The Life Cycle Inventory of a polyester curtain functionalized by doped titanium dioxide particles was modelled, encompassing raw materials, production steps, distribution, use phase and end-of-life. Several scenarios were tested for the use phase thanks to parameterization of the model in terms of ventilation and conversion efficiency for a limited list of VOCs. The risk and consequences of human exposure to nanoparticles emissions during production or use phase was also considered. For human health impact assessment, a method including specific characterization factors for indoor exposure to pollutants was used.
So far, all results showed satisfactory trends, with the confirmation of a significant benefit in terms of human health and adverse induced impacts that appear to be negligible in comparison. Some environmental hotspots were however identified in the production of the solution, thus evidencing leads for relevant impact optimization.

References:

[1] – ROSENBAUM Ralph K., MEIJER Arjen, DEMOU Evangelia, et al. Indoor air pollutant exposure for life cycle assessment: regional health impact factors for households. Environmental science & technology, 2015, vol. 49, no 21, p. 12823-12831.
[2] VAN DER VELDEN Natasha M., PATEL Martin K., VOGTLÄNDER Joost G., LCA benchmarking study on textiles made of cotton, polyester, nylon, acryl, or elastane, Int. J. Life Cycle Assess., 2014, vol. 19, 331-356.
[3] TSANG Michael P., SONNEMANN Guido W., et al. Modeling human health characterization factors for indoor nanomaterial emissions in life cycle assessment: a case-study of titanium dioxide, Environmental Science: Nano, vol. 4, no 8, 1705-1721

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Eleonora Foschi Bologna, Italy
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Co-Authors

Alessandra Bonoli

Manuela Ratta

Abstract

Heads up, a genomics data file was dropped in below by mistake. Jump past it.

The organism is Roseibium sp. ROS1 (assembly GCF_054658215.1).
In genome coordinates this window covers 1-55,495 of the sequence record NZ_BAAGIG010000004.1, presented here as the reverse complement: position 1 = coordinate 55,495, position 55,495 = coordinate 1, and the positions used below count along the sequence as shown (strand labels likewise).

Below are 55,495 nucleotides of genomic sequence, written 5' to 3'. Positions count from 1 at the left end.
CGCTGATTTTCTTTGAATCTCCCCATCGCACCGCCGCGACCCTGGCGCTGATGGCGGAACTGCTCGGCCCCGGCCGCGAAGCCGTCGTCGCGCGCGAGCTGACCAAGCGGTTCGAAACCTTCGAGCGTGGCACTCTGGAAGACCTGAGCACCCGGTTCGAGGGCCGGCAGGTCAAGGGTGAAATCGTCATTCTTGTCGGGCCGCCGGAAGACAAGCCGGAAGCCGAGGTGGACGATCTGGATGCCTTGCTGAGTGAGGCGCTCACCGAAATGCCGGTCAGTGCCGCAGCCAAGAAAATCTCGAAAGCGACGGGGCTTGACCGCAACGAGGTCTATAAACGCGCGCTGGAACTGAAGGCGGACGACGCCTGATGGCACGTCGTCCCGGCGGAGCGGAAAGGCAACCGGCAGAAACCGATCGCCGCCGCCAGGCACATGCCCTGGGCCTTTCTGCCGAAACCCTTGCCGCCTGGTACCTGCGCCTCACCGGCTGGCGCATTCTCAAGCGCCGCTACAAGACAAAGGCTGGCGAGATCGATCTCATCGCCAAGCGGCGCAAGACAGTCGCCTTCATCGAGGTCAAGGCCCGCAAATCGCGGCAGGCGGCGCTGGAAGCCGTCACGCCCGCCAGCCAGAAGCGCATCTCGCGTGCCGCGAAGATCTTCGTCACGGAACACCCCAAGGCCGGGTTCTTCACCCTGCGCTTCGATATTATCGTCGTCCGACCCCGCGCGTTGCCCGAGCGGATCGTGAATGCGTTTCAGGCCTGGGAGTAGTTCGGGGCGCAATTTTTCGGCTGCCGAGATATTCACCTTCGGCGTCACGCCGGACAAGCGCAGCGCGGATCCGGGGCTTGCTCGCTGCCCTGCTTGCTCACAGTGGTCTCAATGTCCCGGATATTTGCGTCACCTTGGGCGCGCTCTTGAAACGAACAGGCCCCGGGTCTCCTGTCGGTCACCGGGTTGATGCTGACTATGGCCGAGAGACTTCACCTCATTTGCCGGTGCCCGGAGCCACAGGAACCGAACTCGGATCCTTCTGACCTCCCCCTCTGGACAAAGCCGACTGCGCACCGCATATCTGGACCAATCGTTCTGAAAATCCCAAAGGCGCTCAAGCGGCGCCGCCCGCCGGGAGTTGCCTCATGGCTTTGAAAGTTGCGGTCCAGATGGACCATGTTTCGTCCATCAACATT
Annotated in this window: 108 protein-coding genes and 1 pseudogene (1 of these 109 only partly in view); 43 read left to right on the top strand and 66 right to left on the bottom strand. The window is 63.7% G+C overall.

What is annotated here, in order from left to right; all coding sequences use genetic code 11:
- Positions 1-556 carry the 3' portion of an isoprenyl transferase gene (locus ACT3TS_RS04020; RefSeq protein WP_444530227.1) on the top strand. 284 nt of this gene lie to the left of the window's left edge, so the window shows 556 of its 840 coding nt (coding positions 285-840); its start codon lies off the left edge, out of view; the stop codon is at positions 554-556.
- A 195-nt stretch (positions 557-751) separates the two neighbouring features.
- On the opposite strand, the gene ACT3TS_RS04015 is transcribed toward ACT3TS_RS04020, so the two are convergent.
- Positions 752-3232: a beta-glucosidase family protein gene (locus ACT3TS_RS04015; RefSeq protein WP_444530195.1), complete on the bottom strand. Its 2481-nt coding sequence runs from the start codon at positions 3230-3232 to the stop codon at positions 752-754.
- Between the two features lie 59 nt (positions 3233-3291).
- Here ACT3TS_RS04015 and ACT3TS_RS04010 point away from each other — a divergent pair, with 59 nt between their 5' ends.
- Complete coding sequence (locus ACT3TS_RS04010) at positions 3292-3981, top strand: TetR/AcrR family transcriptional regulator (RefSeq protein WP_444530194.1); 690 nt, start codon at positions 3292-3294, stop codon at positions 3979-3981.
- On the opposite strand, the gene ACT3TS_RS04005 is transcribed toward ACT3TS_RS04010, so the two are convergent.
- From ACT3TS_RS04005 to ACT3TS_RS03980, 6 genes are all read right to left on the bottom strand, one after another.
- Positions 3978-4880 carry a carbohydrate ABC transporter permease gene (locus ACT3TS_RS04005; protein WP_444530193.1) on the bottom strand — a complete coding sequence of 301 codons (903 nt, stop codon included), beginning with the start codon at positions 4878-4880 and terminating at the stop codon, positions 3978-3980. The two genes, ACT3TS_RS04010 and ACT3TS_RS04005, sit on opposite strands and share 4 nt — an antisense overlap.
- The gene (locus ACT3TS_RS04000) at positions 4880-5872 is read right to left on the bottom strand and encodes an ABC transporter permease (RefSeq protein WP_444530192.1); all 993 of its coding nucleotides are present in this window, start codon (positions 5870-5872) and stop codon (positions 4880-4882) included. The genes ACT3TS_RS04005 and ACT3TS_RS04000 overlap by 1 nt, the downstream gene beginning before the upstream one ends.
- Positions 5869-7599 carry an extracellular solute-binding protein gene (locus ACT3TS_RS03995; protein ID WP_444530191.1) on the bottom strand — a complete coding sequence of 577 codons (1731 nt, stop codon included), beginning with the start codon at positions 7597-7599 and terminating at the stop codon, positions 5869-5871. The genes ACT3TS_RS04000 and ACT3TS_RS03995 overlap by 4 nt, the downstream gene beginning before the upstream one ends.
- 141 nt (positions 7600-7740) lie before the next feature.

Compared to other materials, plastic has registered a strong acceleration in production and consumption during the last years. The waste management infrastructure is not adequate to receive and treat the current amount of plastic waste generated in Europe so as to be still widely underperforming. Plastic_based materials are still a pervasive presence in the environment, with negative consequences on marine ecosystem and human health. The recycling is still challenging due to the growing complexity of product design, the so-called overpackaging, the insufficient and inadequate recycling infrastructure, the weak market of recycled plastics and the high cost of waste treatment and disposal. Circular economy (CE) plays a primary role in fostering the rethinking of plastics towards a more sustainable system, going well beyond resource efficiency and waste recycling. CE models promote not only the circularity of materials, but also the reduction of materials flow. The Circular economy package and the European Strategy for plastics in a circular economy include a very ambitious programme to rethink the entire plastic value chain. The mission of the Commission is to highlight the intrinsic value of materials along the value chain and in further cycles. As regards packaging, all plastic packaging will have to be 100% recyclable (or reusable) and 55% recycled by 2030. Regions are consequently called upon to set up a robust plan able to fit the European objectives. It takes on greater importance in Emilia Romagna where the Packaging valley is located. This work has set the basis and the instruments to establish the so-called Circularity Strategy with the aim to turn additional 92.000t of plastic waste into profitable value. System innovation, life cycle thinking and participative backcasting method have allowed to deeply analyse the current system, orientate the problem and explore sustainable solutions through a broad stakeholder participation. System thinking requires longitudinal and transversal observations. It follows that the Multi Level Perspective analysis have included social, economic, environmental and technical-technological issues.